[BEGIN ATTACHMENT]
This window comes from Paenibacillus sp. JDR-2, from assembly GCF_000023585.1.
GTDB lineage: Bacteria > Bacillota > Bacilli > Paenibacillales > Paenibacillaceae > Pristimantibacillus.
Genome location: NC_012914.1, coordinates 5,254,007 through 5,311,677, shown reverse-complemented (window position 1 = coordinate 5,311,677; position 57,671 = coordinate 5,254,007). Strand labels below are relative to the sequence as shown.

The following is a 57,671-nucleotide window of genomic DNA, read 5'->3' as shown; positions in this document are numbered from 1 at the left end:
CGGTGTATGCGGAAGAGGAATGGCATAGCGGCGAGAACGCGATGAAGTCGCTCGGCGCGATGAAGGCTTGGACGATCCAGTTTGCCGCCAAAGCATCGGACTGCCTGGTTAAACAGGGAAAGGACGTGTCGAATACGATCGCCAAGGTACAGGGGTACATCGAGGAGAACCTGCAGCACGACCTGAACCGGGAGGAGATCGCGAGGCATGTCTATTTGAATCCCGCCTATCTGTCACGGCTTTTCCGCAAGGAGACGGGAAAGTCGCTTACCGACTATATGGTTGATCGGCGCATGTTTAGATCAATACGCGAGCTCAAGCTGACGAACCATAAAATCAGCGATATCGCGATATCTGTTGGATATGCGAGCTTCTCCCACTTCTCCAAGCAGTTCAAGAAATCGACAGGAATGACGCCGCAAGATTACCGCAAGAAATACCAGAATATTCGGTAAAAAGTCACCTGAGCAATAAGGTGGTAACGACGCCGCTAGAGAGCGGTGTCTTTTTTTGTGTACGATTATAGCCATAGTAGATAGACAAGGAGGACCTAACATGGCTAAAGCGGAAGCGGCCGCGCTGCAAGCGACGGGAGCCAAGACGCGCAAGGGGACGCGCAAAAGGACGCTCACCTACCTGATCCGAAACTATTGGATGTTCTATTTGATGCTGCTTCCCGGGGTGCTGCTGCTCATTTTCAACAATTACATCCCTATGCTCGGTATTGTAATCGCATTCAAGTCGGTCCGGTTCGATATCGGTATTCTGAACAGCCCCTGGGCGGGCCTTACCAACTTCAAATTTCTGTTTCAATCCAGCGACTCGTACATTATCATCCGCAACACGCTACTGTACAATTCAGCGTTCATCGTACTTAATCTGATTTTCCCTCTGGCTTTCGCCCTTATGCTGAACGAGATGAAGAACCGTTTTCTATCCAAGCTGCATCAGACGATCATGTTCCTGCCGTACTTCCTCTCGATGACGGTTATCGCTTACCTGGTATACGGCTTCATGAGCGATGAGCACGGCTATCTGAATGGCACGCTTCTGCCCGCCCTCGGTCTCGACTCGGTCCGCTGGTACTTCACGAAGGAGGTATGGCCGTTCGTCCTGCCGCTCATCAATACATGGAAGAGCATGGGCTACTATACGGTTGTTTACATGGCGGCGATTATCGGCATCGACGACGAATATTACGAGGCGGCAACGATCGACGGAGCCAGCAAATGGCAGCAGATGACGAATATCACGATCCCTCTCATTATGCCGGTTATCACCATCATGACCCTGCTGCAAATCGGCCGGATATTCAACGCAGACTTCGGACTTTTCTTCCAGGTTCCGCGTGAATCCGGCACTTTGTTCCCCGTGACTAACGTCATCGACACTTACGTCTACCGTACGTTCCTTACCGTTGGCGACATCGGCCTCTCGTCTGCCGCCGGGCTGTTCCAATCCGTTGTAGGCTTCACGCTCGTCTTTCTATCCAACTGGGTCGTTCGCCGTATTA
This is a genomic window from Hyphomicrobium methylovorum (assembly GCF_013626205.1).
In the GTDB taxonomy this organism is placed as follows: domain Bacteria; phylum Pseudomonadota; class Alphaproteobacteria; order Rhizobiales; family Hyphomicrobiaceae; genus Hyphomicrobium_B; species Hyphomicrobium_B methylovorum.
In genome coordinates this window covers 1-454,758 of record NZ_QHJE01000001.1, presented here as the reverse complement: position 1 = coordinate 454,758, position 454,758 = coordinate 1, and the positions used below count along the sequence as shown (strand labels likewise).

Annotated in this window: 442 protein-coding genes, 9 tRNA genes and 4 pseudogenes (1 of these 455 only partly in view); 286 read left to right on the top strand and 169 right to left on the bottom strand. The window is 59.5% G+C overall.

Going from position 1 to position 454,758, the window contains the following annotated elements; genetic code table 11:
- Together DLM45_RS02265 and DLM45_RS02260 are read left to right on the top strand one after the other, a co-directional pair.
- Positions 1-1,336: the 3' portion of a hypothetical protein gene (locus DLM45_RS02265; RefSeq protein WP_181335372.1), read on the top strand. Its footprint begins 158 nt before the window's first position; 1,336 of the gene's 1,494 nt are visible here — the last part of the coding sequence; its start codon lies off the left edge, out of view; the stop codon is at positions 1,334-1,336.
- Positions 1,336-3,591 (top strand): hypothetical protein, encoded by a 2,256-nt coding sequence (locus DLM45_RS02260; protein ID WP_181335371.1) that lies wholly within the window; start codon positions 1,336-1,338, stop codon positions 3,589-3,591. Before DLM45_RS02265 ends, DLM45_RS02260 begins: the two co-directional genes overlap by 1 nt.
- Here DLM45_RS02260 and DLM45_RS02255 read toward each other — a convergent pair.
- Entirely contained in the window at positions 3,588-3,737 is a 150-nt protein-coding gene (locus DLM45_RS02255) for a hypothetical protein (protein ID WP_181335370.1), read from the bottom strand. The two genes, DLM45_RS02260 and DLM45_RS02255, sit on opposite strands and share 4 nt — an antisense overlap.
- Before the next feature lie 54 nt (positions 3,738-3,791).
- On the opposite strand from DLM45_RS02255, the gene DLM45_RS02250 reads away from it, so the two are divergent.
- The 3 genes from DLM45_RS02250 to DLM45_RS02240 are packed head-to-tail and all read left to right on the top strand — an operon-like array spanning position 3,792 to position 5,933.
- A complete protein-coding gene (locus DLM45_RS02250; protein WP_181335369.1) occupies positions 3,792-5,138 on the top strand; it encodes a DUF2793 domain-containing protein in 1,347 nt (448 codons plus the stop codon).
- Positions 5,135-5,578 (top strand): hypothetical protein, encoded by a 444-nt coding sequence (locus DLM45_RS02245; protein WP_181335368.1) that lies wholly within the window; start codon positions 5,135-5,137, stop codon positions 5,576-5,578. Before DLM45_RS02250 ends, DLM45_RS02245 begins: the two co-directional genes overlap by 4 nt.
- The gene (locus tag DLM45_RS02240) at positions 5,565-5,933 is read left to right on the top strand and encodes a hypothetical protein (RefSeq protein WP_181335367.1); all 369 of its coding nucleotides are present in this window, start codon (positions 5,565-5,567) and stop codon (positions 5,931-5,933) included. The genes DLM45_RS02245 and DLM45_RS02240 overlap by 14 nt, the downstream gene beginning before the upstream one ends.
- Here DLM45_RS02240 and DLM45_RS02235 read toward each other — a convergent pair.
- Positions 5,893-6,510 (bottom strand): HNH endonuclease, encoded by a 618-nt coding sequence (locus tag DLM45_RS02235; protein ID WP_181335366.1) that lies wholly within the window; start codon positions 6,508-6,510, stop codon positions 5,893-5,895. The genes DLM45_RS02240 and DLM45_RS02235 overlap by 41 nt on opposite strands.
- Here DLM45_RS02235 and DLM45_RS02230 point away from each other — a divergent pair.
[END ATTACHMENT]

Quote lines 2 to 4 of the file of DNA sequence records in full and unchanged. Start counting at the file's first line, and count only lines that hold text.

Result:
GTDB lineage: Bacteria > Bacillota > Bacilli > Paenibacillales > Paenibacillaceae > Pristimantibacillus.
Genome location: NC_012914.1, coordinates 5,254,007 through 5,311,677, shown reverse-complemented (window position 1 = coordinate 5,311,677; position 57,671 = coordinate 5,254,007). Strand labels below are relative to the sequence as shown.

The following is a 57,671-nucleotide window of genomic DNA, read 5'->3' as shown; positions in this document are numbered from 1 at the left end: